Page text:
In a State of the Union speech that was top-heavy with domestic concerns, President Obama on January 28 touched upon the Intelligence Community and its vital role in defending the United States only fleetingly.
He cited “intelligence” in only two short paragraphs, and in each instance broke no new ground in terms of U.S. policy prescriptions.
Rather than dwell on the controversial NSA signals intelligence issue — which he explored in depth at a much-publicized speech at the Department of Justice on January 17 — Obama treated that hot topic somewhat off-handedly.
“Working with this Congress,” said the president, “I will reform surveillance programs because the vital work of our intelligence community depends on public confidence, here and abroad, that the privacy of ordinary people is not being violated.” He did not get into the thorny policy questions, which he has essentially passed along to Congress to debate.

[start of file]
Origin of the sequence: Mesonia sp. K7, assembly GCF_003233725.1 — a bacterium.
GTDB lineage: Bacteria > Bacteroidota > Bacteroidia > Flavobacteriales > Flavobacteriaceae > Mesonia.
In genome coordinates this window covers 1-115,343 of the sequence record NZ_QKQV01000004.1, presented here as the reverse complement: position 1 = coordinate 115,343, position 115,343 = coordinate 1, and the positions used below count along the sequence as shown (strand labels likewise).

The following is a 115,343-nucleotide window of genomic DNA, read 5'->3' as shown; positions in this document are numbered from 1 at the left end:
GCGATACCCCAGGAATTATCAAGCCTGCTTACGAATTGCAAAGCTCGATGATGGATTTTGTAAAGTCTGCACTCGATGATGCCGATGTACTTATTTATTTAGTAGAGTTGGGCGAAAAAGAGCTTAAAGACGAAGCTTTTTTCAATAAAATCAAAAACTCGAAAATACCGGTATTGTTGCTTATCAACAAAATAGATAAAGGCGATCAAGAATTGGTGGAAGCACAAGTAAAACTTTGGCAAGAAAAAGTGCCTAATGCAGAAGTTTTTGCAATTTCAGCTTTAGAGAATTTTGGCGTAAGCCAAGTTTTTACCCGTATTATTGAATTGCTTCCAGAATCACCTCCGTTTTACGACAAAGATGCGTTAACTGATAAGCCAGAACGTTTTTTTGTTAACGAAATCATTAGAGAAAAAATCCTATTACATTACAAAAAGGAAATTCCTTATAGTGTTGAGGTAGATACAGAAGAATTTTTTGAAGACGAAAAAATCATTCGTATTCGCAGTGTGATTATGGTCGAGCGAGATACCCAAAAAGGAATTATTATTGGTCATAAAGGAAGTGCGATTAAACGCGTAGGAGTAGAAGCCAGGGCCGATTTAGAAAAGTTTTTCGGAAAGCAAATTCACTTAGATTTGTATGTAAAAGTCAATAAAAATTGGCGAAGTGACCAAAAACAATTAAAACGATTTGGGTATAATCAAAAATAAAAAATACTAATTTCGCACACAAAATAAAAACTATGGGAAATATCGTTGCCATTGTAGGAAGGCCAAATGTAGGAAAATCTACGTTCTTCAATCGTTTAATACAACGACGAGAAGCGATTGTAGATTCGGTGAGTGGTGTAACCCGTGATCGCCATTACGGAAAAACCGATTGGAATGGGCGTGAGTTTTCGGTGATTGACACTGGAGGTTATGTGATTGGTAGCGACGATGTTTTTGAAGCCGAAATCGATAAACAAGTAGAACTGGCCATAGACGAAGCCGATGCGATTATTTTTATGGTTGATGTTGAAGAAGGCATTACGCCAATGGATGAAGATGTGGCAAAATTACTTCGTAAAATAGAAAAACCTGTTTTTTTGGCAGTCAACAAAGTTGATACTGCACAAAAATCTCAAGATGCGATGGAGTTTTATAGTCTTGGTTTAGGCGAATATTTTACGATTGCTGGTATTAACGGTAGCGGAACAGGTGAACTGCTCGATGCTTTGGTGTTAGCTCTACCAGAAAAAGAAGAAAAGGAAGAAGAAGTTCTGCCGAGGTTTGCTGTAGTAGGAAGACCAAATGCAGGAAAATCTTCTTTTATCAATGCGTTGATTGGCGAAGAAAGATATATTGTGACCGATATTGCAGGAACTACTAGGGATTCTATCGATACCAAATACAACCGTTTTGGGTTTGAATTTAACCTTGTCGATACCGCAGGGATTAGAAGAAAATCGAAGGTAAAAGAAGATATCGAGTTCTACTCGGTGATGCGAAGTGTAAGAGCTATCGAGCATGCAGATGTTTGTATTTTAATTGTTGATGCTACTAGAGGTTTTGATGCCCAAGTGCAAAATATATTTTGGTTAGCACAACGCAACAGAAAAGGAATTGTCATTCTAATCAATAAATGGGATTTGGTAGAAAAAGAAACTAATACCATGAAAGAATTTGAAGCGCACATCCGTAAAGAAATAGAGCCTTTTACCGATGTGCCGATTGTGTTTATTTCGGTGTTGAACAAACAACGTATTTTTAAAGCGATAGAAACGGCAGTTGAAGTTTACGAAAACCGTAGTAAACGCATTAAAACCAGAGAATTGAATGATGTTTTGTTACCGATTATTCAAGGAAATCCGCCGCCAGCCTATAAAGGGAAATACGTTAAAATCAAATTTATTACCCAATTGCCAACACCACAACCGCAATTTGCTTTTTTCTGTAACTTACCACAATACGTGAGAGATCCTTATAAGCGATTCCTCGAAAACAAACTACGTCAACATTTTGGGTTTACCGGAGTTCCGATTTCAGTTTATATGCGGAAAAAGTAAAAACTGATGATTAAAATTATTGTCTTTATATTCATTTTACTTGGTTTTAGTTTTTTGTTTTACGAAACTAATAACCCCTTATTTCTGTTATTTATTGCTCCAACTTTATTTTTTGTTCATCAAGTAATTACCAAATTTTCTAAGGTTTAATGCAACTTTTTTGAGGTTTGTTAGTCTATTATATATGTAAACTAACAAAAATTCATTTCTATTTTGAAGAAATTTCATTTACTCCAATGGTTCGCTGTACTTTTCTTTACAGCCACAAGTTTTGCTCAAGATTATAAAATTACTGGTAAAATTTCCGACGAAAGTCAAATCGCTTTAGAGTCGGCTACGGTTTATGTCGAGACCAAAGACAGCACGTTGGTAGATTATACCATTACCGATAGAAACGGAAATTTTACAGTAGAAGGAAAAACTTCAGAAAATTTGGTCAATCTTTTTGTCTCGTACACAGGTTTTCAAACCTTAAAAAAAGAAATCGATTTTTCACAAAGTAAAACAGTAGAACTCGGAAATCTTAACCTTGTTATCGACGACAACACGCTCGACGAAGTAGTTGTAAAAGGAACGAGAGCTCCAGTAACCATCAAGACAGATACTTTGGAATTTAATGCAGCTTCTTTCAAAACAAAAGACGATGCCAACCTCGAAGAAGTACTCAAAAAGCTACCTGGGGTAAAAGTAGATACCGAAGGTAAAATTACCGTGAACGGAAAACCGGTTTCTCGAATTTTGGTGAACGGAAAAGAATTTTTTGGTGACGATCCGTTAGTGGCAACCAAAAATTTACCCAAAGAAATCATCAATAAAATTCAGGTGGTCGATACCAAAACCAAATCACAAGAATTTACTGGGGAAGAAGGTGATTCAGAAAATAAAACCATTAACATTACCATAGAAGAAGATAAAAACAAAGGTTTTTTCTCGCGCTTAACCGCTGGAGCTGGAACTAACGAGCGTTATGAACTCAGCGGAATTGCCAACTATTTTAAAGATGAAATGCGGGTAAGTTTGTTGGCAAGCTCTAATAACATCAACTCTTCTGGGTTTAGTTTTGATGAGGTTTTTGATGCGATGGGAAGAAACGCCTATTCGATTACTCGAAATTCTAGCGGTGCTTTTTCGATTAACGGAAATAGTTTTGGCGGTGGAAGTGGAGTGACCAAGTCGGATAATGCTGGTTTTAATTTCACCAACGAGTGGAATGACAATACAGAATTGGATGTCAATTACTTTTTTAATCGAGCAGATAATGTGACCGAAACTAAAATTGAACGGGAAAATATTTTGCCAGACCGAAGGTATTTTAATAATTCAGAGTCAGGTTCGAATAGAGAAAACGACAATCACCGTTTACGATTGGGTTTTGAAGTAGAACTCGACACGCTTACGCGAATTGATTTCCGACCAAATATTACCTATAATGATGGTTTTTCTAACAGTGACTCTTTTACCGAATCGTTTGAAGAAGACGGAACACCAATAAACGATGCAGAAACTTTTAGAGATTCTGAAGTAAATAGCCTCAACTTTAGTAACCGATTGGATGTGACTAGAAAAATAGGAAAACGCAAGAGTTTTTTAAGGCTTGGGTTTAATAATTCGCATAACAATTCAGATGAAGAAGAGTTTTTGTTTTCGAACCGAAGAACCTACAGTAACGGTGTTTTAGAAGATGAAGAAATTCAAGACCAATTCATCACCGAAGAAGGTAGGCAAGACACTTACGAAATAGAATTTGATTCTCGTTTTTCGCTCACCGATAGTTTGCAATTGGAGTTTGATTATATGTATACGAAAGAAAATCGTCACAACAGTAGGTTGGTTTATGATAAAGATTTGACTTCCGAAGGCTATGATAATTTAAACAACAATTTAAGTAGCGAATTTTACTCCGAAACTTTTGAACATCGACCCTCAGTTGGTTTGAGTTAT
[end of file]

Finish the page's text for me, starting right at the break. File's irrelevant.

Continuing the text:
In another reference to the role that intelligence-gathering plays in national security, the president again brought up one of his long-standing policy recommendations — to close the U.S. military’s prison for terrorism suspects at Guantanamo Bay, Cuba — and tried to put that subject in a broader context.
“With the Afghan war ending,” Obama told the assembled lawmakers, “this needs to be the year Congress lifts the remaining restrictions on detainee transfers and we close the prison at Guantanamo Bay — because we counter terrorism not just through intelligence and military actions, but by remaining true to our constitutional ideals and setting an example for the rest of the world.”